Limbs & Things Helps Charity Train War Doctors With Birth Simulators

11 October 2022

Bristol-based medical task trainer manufacturers Limbs & Things has been supplying its birthing simulator to the David Nott Foundation to train doctors in war zones around the world for the past three years and has now helped the charity train over 1,080 medical staff in areas of conflict.

C-section delivery from PROMPT Flex Simulator
C-section delivery from PROMPT Flex Simulator

Since 2016, the David Nott Foundation surgically trains doctors in areas such as Ukraine, Iraq, Palestine, and Yemen, to save more lives in conflict zones. Limbs & Things has been supplying the charity with products since 2019.

The Foundation’s Hostile Environment Surgical Training (HEST) course is run by volunteer medics from the UK who travel to war zones with specialist training equipment, including Limbs & Things’ realistic and durable simulators.

The HEST course improves the emergency trauma surgery skills of local surgeons and doctors, and better equips them for the incredibly challenging circumstances they face on a daily basis.

During each five-day course, doctors are trained to deal with trauma in obstetrics and gynaecology using the Limbs & Things caesarean section models (the PROMPT Flex and C-section module), as well as other medical fields such as ballistics, head and neck trauma and plastic surgery.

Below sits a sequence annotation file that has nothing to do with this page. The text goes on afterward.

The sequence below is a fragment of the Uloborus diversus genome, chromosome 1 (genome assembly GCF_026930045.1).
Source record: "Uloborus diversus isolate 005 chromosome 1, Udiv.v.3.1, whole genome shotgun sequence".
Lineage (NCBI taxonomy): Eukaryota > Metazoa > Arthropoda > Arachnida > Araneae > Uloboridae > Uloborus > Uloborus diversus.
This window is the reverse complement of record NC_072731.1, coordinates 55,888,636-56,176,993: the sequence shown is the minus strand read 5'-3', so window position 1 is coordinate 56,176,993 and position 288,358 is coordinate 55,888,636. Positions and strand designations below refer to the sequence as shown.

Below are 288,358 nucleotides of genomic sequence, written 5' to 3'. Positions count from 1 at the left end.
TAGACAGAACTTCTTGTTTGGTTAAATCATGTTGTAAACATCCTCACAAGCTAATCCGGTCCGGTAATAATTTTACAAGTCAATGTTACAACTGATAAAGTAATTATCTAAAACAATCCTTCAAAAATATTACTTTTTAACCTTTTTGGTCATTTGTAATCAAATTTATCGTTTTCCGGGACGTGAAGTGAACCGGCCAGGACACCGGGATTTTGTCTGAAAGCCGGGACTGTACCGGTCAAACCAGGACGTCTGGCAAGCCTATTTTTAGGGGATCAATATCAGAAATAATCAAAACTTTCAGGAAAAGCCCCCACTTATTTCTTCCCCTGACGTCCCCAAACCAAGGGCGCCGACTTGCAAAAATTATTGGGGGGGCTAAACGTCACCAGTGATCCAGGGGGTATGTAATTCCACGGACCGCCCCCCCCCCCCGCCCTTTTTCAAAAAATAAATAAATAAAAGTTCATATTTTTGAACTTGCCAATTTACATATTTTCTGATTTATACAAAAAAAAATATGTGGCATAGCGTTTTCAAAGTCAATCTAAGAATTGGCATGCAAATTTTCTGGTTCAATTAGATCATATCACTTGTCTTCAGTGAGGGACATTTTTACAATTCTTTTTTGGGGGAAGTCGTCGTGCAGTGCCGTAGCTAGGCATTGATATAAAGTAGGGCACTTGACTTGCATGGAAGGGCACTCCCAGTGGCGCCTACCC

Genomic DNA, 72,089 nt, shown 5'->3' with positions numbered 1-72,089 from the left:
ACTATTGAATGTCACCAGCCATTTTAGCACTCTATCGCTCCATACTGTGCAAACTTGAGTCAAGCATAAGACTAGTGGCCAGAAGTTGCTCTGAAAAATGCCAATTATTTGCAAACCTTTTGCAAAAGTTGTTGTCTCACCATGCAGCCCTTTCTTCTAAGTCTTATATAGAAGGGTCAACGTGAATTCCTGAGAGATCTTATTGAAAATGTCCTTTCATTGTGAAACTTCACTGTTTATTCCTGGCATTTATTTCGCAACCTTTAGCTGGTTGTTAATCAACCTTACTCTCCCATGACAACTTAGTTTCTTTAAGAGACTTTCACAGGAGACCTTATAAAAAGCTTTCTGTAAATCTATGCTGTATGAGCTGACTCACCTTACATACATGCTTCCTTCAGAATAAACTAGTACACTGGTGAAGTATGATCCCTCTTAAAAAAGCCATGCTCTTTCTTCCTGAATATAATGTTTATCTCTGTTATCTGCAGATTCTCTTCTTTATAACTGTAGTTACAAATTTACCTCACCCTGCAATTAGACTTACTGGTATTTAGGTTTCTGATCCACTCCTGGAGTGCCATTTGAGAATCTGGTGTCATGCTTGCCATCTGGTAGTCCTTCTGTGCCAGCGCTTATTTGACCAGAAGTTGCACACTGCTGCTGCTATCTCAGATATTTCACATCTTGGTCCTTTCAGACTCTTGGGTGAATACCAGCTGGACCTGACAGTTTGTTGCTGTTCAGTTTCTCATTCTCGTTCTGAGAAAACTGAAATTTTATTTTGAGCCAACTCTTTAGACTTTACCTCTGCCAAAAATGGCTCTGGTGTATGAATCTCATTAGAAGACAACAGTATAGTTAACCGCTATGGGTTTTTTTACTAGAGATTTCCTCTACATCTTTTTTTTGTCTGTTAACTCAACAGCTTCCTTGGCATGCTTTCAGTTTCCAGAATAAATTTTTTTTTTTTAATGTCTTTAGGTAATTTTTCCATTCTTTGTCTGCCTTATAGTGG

The foundation has also recently taken on two new Limbs & Things products. The Deeply Impacted Foetal Head module trains doctors to safely deliver babies who become stuck in their mother’s pelvis during birth, and the c-section model in a dark skin tone accurately represents the mothers in many of the regions where the David Nott Foundation works.

Nick Gerolemou, Head of Product Management at Limbs & Things, says: “We are pleased that our products are being deployed for such an important training need. We often forget the number of conflicts that continue to affect both armed forces and civilians around the world and the very difficult circumstances they can lead to when it come to medical intervention, therefore the better trained care givers are, hopefully the better the outcome will be for the patient in often very challenging situations.”

Elly Nott, Co-Founder and Chief Executive at the David Nott Foundation, says: “Every year we take our surgical training to the areas that need it most. Our Hostile Environment Surgical Training (HEST) course is designed to improve the skills of local doctors in conflict zones, helping them to save more lives under challenging circumstances. We are dedicated to ensuring our surgical courses remain world-class. Cutting-edge equipment, such as the birthing simulators provided by Limbs & Things, are vital to the success of our training.”

Limbs & Things has been designing and manufacturing medical task trainers and simulators since 1990, enabling highly realistic learning experiences for a range of healthcare professionals. 

Based in St Philips, East Bristol, the multi-million pound 200-strong business is now one of the leaders in its field and exports its products to more than 40 countries worldwide. The company’s expertise is called on to meet new challenges and an ever-expanding medical training market. Its products, address medical scenarios from routine examinations to emergency interventions.

Working within conflict zones often rules out cadaveric teaching, so the HEST course draws on practical exercises, including suturing of prosthetic organs and blood vessels, assessment of war wounds using their one-of-a-kind human model Heston, as well as demonstrations on our bespoke full-body simulator.